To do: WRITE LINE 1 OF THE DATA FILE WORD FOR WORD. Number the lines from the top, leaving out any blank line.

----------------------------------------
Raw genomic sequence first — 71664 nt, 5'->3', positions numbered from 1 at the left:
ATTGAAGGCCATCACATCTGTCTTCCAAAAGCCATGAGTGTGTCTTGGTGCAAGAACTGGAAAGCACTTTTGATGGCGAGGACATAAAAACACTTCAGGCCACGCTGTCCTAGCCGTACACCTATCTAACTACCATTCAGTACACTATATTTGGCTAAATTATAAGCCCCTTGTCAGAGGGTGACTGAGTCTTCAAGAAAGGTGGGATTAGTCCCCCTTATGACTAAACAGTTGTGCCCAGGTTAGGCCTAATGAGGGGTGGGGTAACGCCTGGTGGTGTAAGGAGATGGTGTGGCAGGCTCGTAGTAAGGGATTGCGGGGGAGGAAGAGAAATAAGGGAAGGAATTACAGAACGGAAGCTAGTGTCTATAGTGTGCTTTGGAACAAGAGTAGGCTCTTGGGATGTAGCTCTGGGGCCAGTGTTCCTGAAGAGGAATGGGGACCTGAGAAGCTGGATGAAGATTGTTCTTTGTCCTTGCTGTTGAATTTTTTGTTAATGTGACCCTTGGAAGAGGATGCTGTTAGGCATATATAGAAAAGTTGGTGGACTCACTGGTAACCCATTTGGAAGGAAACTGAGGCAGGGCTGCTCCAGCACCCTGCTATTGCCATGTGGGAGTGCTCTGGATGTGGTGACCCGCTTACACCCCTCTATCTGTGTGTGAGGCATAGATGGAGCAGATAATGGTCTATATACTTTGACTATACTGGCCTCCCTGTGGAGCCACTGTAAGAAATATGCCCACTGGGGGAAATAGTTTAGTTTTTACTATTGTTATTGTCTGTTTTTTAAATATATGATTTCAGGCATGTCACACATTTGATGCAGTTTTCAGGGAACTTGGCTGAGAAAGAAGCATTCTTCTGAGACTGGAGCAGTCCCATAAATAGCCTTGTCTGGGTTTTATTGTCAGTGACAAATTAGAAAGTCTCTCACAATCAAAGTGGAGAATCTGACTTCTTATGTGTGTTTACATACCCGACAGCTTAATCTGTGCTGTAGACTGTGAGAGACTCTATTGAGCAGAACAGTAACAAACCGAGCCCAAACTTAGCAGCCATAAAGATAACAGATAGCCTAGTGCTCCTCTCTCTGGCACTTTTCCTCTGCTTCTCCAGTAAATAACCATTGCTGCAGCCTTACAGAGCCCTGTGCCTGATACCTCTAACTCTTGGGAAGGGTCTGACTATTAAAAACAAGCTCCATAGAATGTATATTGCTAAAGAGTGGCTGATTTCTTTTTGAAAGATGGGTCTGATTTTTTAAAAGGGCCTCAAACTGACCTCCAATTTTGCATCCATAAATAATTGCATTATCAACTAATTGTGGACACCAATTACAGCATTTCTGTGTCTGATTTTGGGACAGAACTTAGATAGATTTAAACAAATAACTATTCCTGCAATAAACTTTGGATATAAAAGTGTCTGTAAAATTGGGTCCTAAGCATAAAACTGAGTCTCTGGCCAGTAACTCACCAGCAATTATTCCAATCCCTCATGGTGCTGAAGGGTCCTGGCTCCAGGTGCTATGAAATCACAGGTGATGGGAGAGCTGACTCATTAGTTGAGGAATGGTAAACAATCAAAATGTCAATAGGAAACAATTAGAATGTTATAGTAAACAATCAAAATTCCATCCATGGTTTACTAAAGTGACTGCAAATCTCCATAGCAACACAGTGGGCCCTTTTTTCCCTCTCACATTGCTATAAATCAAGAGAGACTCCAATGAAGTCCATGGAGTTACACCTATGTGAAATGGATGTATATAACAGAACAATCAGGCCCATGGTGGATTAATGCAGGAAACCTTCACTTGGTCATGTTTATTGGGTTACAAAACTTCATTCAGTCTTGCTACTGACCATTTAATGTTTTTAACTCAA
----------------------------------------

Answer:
Raw genomic sequence first — 71664 nt, 5'->3', positions numbered from 1 at the left: